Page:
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Combining Fun and Learning in Principles of Economics Courses


  • Soumaya M. Tohamy

    () (Berry College)


This paper describes a game used in Principles of Economics classes to increase student interest, participation and learning. The game is similar to the Jeopardy television show. Six classes of principles of microeconomics and principles of macroeconomics played the game during two semesters. I announced the dates of game playing in advance. I changed the rules of the game between the two semesters to reflect the student comments from the first semester. A maximum of ten students played in a given time period. I asked the rest to answer the question if players/contestants could not. Like Jeopardy, the players chose the textbook chapters from which questions were drawn. Students participated by contributing questions, playing, making questions that nobody could answer, and answering the questions that the players could not answer. Rewards took the form of grades, extra-credit points, and cookies. The paper describes the game, presents results, highlights some students' feedback, and compares test performance of classes that used the game to a class that did not.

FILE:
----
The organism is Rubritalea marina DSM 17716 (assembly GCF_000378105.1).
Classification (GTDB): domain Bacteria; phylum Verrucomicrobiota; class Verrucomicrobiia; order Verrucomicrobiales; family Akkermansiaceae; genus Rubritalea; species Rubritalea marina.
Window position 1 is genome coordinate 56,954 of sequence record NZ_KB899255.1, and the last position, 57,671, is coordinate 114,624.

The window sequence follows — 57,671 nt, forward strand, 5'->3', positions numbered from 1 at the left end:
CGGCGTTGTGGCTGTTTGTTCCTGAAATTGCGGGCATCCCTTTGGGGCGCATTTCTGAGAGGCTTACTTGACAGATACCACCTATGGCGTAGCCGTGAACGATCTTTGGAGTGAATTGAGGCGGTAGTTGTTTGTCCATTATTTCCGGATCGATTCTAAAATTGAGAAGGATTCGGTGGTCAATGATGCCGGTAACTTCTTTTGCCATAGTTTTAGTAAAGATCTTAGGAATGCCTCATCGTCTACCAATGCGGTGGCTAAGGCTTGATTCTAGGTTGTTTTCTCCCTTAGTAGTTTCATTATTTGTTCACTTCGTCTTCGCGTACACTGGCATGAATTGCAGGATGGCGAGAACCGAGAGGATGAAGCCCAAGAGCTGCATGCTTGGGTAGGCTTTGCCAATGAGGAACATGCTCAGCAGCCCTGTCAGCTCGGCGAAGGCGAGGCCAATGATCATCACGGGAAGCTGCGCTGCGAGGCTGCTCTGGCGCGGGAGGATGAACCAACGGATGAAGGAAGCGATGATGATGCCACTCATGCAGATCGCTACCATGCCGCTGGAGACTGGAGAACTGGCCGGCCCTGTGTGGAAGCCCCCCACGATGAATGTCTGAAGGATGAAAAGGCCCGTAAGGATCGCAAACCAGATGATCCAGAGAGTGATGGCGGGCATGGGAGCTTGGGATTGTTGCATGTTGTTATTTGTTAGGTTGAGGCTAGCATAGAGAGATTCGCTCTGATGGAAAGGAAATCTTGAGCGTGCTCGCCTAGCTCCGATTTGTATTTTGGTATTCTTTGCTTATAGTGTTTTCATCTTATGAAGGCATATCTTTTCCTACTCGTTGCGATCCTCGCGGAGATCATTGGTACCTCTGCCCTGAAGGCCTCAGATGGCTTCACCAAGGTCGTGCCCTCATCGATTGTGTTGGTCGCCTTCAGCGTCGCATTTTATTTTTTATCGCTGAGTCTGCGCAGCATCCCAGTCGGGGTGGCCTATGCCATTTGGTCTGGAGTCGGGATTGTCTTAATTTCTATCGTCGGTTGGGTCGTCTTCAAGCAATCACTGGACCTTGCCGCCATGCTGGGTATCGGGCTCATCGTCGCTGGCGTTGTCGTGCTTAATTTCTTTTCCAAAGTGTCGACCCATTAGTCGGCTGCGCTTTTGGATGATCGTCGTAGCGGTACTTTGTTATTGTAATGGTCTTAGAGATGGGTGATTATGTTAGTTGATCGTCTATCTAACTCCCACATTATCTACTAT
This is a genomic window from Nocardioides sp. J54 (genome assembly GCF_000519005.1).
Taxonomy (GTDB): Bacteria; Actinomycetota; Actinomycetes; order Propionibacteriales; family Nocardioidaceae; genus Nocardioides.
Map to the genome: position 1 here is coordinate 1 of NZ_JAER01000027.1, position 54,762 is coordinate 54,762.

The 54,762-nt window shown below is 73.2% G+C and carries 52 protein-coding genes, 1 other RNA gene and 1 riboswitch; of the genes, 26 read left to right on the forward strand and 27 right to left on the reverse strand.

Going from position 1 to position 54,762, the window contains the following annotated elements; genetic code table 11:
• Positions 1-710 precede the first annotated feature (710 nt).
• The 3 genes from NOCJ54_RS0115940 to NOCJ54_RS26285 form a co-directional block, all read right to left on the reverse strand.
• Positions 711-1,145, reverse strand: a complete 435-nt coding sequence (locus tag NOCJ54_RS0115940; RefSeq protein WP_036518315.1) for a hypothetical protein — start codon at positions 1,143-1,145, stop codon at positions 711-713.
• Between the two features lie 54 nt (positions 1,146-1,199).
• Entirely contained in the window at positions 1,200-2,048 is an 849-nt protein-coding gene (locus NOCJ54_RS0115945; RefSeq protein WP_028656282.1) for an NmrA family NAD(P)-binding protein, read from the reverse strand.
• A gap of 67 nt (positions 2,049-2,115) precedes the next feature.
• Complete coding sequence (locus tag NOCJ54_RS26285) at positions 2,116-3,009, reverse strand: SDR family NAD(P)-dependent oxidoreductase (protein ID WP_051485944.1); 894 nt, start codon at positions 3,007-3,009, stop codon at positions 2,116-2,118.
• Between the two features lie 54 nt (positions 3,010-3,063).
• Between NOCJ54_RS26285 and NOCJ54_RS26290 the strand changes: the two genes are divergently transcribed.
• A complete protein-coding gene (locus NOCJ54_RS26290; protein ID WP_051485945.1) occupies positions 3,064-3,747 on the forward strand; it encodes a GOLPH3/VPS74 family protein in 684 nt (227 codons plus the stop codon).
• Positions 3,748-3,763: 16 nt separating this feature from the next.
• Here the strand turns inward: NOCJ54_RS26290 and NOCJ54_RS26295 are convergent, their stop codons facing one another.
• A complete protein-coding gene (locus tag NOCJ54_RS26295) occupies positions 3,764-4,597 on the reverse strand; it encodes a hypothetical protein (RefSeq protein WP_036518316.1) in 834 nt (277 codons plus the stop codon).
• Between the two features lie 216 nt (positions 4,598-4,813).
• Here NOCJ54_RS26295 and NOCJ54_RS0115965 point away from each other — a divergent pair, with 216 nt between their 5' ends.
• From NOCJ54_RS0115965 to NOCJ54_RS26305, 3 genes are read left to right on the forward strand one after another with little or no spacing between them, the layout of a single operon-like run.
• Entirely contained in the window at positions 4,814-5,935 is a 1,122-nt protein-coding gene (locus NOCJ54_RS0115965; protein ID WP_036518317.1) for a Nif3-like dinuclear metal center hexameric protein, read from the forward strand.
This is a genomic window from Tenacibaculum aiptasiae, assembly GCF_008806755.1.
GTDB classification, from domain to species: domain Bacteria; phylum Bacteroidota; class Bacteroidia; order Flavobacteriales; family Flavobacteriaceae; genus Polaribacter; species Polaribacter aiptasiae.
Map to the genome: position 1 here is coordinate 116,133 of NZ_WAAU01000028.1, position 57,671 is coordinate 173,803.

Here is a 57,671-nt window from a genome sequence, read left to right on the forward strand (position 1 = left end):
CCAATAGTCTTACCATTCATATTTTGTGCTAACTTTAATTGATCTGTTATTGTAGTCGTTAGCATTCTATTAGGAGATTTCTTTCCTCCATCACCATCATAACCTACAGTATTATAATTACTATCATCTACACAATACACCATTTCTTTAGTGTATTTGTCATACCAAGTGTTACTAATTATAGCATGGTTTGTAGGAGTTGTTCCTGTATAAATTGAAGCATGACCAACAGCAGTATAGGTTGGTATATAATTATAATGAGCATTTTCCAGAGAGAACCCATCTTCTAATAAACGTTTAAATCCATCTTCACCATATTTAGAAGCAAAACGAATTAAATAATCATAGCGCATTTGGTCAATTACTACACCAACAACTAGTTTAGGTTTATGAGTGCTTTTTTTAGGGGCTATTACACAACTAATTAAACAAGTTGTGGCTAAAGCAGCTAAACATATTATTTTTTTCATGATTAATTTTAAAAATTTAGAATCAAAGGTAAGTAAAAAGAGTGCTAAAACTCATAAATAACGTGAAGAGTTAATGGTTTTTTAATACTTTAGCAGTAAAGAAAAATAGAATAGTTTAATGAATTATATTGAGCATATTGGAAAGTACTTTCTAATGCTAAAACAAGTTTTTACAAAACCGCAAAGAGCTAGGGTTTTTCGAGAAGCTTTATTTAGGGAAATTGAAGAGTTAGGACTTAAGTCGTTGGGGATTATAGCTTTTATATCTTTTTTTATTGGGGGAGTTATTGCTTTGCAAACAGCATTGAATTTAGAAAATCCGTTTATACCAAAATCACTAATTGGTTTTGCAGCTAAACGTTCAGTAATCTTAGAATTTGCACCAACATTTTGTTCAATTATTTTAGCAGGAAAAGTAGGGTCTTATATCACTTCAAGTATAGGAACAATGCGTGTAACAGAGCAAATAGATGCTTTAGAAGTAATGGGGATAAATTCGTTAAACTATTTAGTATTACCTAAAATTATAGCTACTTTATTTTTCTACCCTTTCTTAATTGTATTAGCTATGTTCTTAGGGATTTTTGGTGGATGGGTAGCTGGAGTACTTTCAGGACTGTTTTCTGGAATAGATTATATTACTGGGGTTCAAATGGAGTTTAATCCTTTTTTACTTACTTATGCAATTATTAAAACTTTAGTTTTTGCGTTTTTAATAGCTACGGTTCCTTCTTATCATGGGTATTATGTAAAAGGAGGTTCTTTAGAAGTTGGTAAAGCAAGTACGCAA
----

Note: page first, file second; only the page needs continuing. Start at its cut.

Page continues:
Suggested Citation

  • Soumaya M. Tohamy, 2004. "Combining Fun and Learning in Principles of Economics Courses," Computers in Higher Education Economics Review, Economics Network, University of Bristol, vol. 16(1), pages 4-9.
  • Handle: RePEc:che:chepap:v:16:y:2004:i:1:p:4-9

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    Cited by:

    1. Reza Oladi & John Gilbert, 2006. "A Simulation Experiment of a Customs Union," Computers in Higher Education Economics Review, Economics Network, University of Bristol, vol. 18(1), pages 29-33.

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